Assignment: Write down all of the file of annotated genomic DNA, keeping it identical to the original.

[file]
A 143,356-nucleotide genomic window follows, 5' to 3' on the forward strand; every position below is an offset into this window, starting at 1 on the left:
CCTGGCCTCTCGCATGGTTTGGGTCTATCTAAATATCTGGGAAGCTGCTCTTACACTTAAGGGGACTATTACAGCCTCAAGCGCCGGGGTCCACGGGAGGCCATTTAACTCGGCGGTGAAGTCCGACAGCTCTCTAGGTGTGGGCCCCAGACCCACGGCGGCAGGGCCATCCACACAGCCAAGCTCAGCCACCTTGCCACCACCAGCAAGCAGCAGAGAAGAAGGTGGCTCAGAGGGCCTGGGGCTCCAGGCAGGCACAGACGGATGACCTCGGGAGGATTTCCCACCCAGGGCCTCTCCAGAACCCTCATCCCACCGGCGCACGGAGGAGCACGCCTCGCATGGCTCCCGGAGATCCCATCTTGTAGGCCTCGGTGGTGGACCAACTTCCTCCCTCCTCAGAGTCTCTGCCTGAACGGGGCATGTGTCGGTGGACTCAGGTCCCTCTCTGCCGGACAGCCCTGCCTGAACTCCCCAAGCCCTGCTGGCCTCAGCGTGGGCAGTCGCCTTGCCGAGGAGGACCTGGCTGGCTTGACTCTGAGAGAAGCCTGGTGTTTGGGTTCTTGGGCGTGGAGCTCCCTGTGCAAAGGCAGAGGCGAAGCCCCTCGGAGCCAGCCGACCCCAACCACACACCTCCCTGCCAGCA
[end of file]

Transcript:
A 143,356-nucleotide genomic window follows, 5' to 3' on the forward strand; every position below is an offset into this window, starting at 1 on the left:
CCTGGCCTCTCGCATGGTTTGGGTCTATCTAAATATCTGGGAAGCTGCTCTTACACTTAAGGGGACTATTACAGCCTCAAGCGCCGGGGTCCACGGGAGGCCATTTAACTCGGCGGTGAAGTCCGACAGCTCTCTAGGTGTGGGCCCCAGACCCACGGCGGCAGGGCCATCCACACAGCCAAGCTCAGCCACCTTGCCACCACCAGCAAGCAGCAGAGAAGAAGGTGGCTCAGAGGGCCTGGGGCTCCAGGCAGGCACAGACGGATGACCTCGGGAGGATTTCCCACCCAGGGCCTCTCCAGAACCCTCATCCCACCGGCGCACGGAGGAGCACGCCTCGCATGGCTCCCGGAGATCCCATCTTGTAGGCCTCGGTGGTGGACCAACTTCCTCCCTCCTCAGAGTCTCTGCCTGAACGGGGCATGTGTCGGTGGACTCAGGTCCCTCTCTGCCGGACAGCCCTGCCTGAACTCCCCAAGCCCTGCTGGCCTCAGCGTGGGCAGTCGCCTTGCCGAGGAGGACCTGGCTGGCTTGACTCTGAGAGAAGCCTGGTGTTTGGGTTCTTGGGCGTGGAGCTCCCTGTGCAAAGGCAGAGGCGAAGCCCCTCGGAGCCAGCCGACCCCAACCACACACCTCCCTGCCAGCA